LIT - mom and cub - wow! Great sighting and photos!

We rather enjoyed the guards on Dirisha. Both had worked as rangers for years and were a fountain of information, especially regarding poaching. We enjoyed our evening conversations around the fire with them. 

Good to see the Luci light is still working!

That photo of the wildebeests and dust with Kili in the background is wonderful. There are also some great flamingo photos. 

Such a pleasure to see your photos and follow your adventure!

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Thank you, my friend, for your kind comments! Now comes the part that you and your husband would most likely enjoy the most. Off the beaten track, great landscapes, having the place to yourselves... and no tsetses! 

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The Mzima Springs are a definite highlight of this park. Such beautiful greenery, tall fever and fig trees, and lakes in an otherwise dry park is a feast for our eyes. We visit twice and enjoy walking around the ponds. The sunken hide where you can see life underwater is a novelty and a bonus. We see lots of fat carp. Other than

we spot Blue or Diadem Monkeys eating figs, vervet monkeys and a red snake.  We have a picnic in the car park with vervet monkeys for company.  We can hear hippos snort and see a lot of elephant dung, and still we are allowed to freely walk around the springs. We are hoping for other animals coming down to drink, but that was not the case. I wish we could have spent the night at one of the viewpoints around the springs. 




Notice the sunken hide in the back
























Edited by KaliCA
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Chyulu Public Campsite $30pppn


Highlight: We are alone! They put small lava rocks on the ground under the canopy which keeps the dust at bay. We stay two nights. 
Lowlights: This KWS campsite is neglected and we hate to pay such high camping fees and get crap. Most of the reed-covered understands and fireplaces are falling apart; ours is the best-looking of the bunch, but when the wind picks up, there is loud clanging and banging all night long because of lose metal bars on the roof. The attendant, Peter, is not keeping the place clean or in good repair. He told us a “story” about how we need to make a fire because the smoke will keep the elephants away that would for surely come by our campsite. In other words, he wanted to sell us wood! Why not just ask if we want to buy wood?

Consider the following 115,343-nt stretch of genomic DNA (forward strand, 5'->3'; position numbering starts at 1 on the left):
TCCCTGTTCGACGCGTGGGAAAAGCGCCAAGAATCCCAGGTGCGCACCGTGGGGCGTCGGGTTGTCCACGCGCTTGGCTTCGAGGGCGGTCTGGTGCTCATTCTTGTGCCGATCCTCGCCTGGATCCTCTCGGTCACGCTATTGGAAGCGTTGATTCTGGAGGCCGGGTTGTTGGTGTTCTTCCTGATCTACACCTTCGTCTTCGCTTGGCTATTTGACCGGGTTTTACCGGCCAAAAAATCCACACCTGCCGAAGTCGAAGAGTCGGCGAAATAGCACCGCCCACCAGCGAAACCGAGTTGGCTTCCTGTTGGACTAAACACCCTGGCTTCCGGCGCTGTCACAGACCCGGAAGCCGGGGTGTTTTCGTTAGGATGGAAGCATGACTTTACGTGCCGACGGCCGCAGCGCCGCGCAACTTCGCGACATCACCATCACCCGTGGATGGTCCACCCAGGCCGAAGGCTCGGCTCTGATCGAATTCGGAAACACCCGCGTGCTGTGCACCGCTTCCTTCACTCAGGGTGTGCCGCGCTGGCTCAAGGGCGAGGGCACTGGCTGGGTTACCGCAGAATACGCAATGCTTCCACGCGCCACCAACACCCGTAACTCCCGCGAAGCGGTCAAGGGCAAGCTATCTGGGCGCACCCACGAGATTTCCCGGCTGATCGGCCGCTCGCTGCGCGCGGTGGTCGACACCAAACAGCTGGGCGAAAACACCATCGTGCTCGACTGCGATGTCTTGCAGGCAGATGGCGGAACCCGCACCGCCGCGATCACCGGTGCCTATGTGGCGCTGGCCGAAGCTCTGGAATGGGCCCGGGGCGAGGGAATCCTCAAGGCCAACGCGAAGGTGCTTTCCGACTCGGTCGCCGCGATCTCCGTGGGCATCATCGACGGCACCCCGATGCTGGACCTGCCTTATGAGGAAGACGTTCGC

The ablutions are in disrepair as well and when we want to use water in the sink or flush a toilet, my husband has to go behind the bushes, find the tap and then turn the water on and off. Peter says it’s because of the elephants and baboons. My husband also notices a garbage pit close by! Geez, and you wonder what attracts the baboons to the campsite? Anyway, we have very quiet evenings and nights with no elephants visiting, and no other animal visitors, except for a Civet Cat. 
Some of the game driving tracks are pure red powder that seeps into our car. As you can tell by now, we are getting tired of powdery dust and wash our hands as if we were obsessive-compulsive!


We were expecting ellie visits, see the branches in back of shelter, but no. There are a few more shelters like this, but all falling apart. And I forgot to count how many times I stumbled over these lava rocks.






Muti-tasking: having a footbath while drying dishes. Trying to have fun under trying circumstances.



Pretty ugly campsite!



bad pic of baboon opening water tap and then pooping in the trough. He has learned to open the tap, but not to close it!


Edited by KaliCA
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Here are some pictures of our sightings and the enchanting landscape of Tsavo West.


Sunrise driving east along the C103 that cuts across the park.





Our goal is Roaring Rocks, a viewpoint reached on foot up some steps. 





Looking into Rhino Valley



We spot a waterhole in the distance, in an area called Rhino Valley, where we find the most animals.  We make this our destination after breakfast.



Breakfast spot below Roaring Rocks



Edited by KaliCA
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Rhino Valley is a wonderful scenic area. We spot a big herd of buffalo, some ellies, many giraffe, zebra, eland, and hartebeest. And for the first time, we spot lesser Kudu and finge-eared Oryx, both very shy creatures. Some elephants get spooked easily, even when we are still far away. 















We see the most dik-diks ever, even along the busy Mombasa highway.



More fighting giraffe bulls



Lesser Kudu, are a lot smaller than its SA counterpart







I did not expect to see such high mountain ranges. 



Twenty minutes later we pass by this spot on our way back and it was enough time for a leopard to kill a porcupine and turn it inside out. Bad timing!



My favorite photo of Tsavo West



The C103 meets up at the Mombasa highway at the Tsavo River Gate.